Ann Hampton Callaway Wows the Audience at Bay Area Cabaret
Singer, composer, actress and pianist Ann Hampton Callaway wowed the audience on Sunday, May 14th at the opening of the 2006 Bay Area Cabaret show at the Marines Memorial Crystal Ballroom in San Francisco. For over 100 minutes, Ms. Callaway regaled the audience with an interesting potpourri of songs ranging from jazz classics to great standards. This wonderful artist has a voice that falls somewhere between jazz and Broadway. Ms. Callaway is audience friendly and she projects that special talent for deprecation. Not only is she a vibrant singer but a comedienne as well. Her remarks about certain parts of her life come out like little gems.
This was the first time I had seen this amazing talent who has won an unprecedented 14 MAC awards and has appeared around the world at leading jazz and classical venues. She was also nominated for a Tony Award for her performance in Swing. I was knocked out by her performance.
Ms. Callaway came strolling out onto the small stage and, sitting at the piano, she went into a upbeat arrangement of "Swing Away the Blues" with scat singing like the divine Ella Fitzgerald (this song will be on her album Blues in the Night, to be released in August). Ann grew up in Chicago loving the records of Billie Holiday, Sarah Vaughn and Ella Fitzgerald. She offered great imitations of Ms. Holiday on "God Bless the Child" and Ms. Vaughn on "Misty" before segueing her comical composition, "The I'm-Too-White-To-Sing-The-Blues Blues."
Ms. Callaway changed style and sang a poignant version of "Somewhere Over the Rainbow." Toward the end of the song she belted out the number with assured confidence. She talked about her upcoming film role in Robert De Niro's The Good Shepherd. She was only to be in the background singing "Come Rain or Come Shine," when De Niro decided to cast her in the film as a singer. She said she had to wear an upswept hair piece for the role; she told us that "the higher the hair, the closer to God" was said on the set. She then went into an emotional arrangement of the Harold Arlen song with a great piano solo.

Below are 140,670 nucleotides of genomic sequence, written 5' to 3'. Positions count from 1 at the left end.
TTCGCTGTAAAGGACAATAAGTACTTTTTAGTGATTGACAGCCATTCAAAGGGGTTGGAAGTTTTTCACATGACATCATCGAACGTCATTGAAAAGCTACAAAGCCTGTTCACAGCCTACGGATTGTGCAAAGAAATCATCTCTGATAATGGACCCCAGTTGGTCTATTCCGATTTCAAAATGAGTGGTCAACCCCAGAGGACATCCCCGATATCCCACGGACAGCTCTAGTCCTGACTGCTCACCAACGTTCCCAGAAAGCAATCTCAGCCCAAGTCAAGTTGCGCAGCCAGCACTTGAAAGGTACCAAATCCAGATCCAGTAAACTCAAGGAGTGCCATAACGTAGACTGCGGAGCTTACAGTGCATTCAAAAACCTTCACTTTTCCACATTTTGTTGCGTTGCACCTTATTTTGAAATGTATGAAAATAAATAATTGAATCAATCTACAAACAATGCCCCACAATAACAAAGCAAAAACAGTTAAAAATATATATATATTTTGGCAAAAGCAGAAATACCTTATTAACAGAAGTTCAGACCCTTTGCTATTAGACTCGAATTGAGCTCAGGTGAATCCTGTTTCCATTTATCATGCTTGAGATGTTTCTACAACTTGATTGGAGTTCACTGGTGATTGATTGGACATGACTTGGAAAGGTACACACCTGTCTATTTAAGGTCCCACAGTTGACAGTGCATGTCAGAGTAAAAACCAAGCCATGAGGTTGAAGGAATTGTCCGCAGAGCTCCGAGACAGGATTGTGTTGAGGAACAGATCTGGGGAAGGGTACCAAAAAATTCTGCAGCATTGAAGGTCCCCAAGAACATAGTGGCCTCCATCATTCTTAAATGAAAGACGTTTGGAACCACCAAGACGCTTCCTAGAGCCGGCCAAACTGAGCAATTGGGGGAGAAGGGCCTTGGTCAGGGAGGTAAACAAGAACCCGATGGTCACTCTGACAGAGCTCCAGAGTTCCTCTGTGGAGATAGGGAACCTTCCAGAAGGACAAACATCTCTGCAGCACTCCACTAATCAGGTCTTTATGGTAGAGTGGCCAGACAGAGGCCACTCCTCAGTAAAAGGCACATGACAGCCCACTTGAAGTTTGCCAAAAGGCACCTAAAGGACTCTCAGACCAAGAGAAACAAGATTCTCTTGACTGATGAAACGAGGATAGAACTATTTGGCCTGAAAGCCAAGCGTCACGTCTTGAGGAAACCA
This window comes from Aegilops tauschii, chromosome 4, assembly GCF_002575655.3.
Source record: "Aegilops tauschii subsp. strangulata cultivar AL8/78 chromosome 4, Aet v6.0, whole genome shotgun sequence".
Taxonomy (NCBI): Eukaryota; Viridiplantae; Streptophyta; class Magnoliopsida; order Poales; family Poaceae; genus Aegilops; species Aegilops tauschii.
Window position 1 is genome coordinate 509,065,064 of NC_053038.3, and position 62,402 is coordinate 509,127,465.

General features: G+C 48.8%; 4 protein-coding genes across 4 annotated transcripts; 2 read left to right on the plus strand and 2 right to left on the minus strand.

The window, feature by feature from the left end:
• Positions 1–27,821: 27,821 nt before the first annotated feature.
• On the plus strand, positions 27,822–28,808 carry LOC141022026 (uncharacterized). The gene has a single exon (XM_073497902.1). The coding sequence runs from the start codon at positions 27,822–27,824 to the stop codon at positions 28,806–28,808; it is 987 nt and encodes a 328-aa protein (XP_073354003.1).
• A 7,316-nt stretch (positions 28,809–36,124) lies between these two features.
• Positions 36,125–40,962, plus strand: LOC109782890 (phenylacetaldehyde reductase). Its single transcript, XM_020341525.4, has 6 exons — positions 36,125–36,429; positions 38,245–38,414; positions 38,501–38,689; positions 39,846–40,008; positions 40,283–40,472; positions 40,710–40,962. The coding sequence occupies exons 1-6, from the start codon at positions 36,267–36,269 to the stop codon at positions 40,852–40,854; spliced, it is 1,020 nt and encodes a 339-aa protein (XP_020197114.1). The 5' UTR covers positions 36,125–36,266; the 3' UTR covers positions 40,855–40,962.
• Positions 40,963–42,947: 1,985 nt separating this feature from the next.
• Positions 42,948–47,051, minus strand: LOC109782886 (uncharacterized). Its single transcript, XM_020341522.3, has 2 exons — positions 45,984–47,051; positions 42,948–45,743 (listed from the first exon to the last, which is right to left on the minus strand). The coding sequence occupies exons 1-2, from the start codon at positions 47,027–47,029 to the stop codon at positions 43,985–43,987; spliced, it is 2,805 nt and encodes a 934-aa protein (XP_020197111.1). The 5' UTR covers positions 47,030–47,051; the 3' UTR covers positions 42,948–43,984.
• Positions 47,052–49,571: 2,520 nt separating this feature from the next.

The artist also introduced the lovely weighty ballad "Spring Can Hang You Up the Most." She sang several of her compositions, including "The Libra Song," "Hip to be Happy" and "Where Does Love Go?" Also included was the song she composed for the television series "The Nanny." She said the show is now on repeats on the Lifetime Network, which is "for women and gay men."
Ms. Callaway gave a personal tribute to her idol, the first lady of song Ella Fitzgerald, by singing and scatting "Mr. Paganini" and a soul full rendition of the Rodgers and Hart classic "Blue Moon." The singer talked about writing a love song for Barbra Streisand to sing at her wedding to James Brolin. It took five weeks to write the lyrics to the song, titled "I've Dreamed of You," which is stunning. Barbra was so impressed with the song that she told Ann she would use it on her fourth farewell tour. The audience then joined her in a swinging '30s arrangement of "The Glory of Love."
As her signature, Ms. Callaway told the audience she is a songwriter and she wanted them to yell out words or phrases for a Mother Day's song that she would compose immediately. The audience yelled out phrases like "Why didn't you call," "If I ain't happy, no one's happy," "where are the boys now," "shopping in New York" and words like "painful" and "natural." On the spot, she composed a blues arrangement of a new song. The artist closed her set with an affecting version of Johnny Mercer's "Blues in the Night" which she sang in the Broadway production of Swing.
For more information on Bay Area Cabaret, visit www.bayareacabaret.org.